In his detailed deposition, Salve submitted that Jadhav's confession was aired even before his trial or even before an FIR was filed against him.

"Jadhav's purported confession clearly appears to be coaxed. India reminded Pakistan that it is their government which hasn't ratified the SAARC Convention on Legal Assistance in Criminal Matters," he observed.

Arguing that Islamabad is yet to reveal the incident for which Jadhav has being charged with espionage, Salve said, "Pakistan's conduct of attempting to play a doctored tape of confession in these proceedings is for propaganda and Pakistan is abusing its rights in this case."

He stated that Pakistan is "embarrassed to disclose" the judgment in the Jadhav's case and the charges and the evidence against him.

"The story has always been strong on rhetoric and weak on facts," he added while presenting Indian case at the ICJ.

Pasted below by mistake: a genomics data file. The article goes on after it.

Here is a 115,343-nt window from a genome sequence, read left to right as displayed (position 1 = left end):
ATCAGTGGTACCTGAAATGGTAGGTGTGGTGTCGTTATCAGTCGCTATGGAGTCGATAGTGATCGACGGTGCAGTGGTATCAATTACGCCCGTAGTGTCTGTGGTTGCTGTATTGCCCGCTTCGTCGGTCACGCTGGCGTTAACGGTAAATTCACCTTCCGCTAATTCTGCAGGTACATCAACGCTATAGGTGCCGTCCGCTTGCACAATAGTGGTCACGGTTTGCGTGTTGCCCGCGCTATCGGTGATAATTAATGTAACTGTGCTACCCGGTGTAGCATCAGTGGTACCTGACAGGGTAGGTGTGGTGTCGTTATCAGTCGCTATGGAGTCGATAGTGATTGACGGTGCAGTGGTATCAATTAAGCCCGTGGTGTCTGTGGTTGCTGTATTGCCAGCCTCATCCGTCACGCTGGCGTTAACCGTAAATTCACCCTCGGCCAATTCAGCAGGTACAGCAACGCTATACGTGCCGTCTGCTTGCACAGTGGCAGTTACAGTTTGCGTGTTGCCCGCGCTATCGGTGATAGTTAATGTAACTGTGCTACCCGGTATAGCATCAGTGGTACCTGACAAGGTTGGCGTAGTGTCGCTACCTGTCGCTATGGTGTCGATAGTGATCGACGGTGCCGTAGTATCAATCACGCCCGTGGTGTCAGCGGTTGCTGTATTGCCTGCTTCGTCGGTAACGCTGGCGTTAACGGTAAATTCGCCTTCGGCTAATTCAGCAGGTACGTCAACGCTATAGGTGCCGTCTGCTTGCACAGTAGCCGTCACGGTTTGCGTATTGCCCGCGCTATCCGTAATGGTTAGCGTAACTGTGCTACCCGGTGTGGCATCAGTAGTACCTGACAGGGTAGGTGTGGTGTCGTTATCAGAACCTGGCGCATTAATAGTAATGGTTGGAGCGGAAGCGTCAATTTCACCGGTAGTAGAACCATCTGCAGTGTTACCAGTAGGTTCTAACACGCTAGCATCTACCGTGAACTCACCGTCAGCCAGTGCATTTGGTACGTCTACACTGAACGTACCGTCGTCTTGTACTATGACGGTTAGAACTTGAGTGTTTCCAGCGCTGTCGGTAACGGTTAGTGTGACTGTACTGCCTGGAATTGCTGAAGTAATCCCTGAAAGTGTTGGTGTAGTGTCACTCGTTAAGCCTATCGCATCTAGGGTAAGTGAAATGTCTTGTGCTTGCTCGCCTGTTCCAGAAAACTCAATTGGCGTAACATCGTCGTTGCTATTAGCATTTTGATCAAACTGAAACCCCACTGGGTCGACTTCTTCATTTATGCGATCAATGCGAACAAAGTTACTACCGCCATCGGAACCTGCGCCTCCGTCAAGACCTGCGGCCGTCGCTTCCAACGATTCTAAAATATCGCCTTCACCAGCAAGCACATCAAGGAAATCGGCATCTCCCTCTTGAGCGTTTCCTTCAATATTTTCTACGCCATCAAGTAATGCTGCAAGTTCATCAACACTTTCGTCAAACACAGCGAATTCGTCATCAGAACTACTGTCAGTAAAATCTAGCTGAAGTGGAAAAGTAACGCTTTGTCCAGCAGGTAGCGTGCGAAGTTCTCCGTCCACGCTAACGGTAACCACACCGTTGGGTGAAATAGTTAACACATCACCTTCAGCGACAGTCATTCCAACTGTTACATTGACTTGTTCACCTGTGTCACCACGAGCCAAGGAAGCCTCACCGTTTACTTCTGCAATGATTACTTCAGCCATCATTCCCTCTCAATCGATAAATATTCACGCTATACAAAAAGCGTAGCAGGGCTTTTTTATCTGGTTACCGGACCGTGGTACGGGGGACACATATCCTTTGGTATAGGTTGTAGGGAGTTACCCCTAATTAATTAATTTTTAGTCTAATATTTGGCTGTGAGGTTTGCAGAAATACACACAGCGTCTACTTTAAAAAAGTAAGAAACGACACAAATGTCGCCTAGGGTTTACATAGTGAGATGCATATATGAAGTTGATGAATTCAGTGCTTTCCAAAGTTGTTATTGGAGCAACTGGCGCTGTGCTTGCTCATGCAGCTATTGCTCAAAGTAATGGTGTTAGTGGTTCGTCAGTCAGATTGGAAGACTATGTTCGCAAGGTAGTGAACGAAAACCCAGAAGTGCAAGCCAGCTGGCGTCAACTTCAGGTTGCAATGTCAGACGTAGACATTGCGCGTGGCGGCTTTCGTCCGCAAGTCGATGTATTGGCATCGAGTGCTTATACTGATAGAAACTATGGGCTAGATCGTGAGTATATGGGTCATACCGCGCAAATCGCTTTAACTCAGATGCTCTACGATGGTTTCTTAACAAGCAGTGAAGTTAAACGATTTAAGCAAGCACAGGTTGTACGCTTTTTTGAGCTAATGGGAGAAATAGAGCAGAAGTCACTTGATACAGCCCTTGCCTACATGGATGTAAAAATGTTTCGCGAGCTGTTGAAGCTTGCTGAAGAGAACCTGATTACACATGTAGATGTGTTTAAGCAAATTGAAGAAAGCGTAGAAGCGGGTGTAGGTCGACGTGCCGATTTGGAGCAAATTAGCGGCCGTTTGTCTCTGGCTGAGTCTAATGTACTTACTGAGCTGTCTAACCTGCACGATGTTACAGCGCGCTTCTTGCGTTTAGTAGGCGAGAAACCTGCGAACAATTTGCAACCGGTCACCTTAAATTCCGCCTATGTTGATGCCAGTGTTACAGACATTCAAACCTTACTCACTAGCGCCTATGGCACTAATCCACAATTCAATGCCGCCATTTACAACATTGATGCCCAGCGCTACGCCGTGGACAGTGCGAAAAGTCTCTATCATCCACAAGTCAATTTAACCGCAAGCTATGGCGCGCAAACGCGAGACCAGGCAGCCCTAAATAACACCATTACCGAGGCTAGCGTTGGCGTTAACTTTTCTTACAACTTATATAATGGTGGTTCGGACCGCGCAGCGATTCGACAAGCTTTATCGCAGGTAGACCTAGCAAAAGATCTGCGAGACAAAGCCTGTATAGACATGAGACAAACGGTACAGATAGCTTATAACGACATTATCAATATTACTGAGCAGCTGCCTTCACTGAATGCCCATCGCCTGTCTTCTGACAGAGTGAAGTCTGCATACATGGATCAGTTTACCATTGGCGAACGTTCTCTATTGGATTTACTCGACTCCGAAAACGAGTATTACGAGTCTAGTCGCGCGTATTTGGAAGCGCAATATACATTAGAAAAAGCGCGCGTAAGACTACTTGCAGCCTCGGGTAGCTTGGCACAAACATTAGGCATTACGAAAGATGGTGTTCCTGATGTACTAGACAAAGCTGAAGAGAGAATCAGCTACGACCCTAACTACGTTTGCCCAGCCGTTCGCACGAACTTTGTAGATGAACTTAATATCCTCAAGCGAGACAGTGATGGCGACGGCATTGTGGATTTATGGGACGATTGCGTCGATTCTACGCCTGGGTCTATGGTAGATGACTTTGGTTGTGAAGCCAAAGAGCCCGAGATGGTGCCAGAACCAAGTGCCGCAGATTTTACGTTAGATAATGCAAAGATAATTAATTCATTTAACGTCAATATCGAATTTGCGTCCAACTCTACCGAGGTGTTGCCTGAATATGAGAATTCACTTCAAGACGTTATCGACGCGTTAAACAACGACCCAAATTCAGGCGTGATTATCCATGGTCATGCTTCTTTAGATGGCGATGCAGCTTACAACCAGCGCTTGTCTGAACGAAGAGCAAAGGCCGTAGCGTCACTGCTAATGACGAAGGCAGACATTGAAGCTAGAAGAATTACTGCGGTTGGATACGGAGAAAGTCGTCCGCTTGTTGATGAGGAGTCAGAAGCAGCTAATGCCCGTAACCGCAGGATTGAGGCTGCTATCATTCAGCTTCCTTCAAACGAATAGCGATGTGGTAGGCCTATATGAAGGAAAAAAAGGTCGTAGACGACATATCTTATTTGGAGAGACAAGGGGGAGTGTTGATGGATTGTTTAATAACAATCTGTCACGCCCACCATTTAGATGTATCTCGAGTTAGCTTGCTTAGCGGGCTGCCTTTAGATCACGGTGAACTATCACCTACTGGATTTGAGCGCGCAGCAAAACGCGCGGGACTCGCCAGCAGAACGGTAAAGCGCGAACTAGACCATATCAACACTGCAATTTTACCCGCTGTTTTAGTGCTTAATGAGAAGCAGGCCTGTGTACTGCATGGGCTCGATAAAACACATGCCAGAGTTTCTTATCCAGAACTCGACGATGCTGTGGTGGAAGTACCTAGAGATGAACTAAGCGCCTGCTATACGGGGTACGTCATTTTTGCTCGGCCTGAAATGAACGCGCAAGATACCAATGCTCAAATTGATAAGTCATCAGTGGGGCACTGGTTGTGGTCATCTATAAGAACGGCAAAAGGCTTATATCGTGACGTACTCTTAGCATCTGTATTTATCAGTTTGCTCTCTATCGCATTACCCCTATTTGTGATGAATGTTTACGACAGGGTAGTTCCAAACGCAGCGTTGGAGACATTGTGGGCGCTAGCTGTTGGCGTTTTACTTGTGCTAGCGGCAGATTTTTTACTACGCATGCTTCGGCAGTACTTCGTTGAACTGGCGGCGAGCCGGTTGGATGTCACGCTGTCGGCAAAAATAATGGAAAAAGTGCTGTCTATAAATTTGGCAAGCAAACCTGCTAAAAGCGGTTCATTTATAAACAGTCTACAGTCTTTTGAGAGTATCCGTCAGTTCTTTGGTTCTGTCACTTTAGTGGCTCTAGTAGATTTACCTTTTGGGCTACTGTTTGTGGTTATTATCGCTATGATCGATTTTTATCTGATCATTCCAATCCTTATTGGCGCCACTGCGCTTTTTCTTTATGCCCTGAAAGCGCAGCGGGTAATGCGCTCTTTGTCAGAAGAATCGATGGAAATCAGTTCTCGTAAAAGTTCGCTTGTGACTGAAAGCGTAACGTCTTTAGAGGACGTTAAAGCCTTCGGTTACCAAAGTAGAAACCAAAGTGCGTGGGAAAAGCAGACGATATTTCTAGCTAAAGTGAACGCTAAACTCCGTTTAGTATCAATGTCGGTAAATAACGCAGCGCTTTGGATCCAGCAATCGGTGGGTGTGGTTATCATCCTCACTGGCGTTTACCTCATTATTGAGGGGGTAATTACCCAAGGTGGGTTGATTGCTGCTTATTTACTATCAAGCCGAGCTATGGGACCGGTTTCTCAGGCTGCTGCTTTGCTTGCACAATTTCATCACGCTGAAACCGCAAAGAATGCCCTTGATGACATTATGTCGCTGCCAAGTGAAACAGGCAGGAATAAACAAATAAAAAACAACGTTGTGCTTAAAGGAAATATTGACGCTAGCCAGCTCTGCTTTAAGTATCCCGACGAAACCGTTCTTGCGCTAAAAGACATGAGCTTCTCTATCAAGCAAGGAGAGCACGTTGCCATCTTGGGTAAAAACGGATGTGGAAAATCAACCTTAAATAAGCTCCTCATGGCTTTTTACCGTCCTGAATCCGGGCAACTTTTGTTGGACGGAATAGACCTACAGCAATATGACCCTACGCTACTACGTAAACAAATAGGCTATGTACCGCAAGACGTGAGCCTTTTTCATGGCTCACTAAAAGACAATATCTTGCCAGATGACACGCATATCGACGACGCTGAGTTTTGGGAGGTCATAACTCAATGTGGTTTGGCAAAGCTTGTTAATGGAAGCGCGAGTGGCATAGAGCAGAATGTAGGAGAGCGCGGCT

Jadhav was not only denied consular access, but he was also not briefed about his rights while he was detained, Salve said, noting that Pakistan has only cited that the Indian national was caught with a "passport under a different name".

The Indian advocate while presenting the case in the world court argued that Pakistan has been restrictively interpreting the Vienna Convention.

Underlining that there was a violation of human rights of Jadhav, Salve said that Jadhav has endured three years of trauma.

Pointing at Pakistan's allegations of espionage against Jadhav, Salve stated that there is no exception in the Vienna Convention for spies as serious charges like this need a procedural safeguard.

"Pakistan should have provided a substantial explanation for why it needed three months for providing consular access, upon which it could have claimed that it has complied with the treaty obligation. Even on the erroneous premise that paragraph four applies, Pakistan has not complied with the treaty obligations," Salve argued.

Salve appealed to the court to grant relief to Jadhav in the backdrop of the fact that his trial was conducted by a military court.

Salve said, "Pakistan uses military courts to try civilians, and this was done by amending Pakistan's constitution. The military courts have been reinstated even after European courts [International Commission of Jurists] have expressed their reservations with the idea. They have emphasised the idea that military courts should only restrict to military trials, and civilians should not be tried in them at all."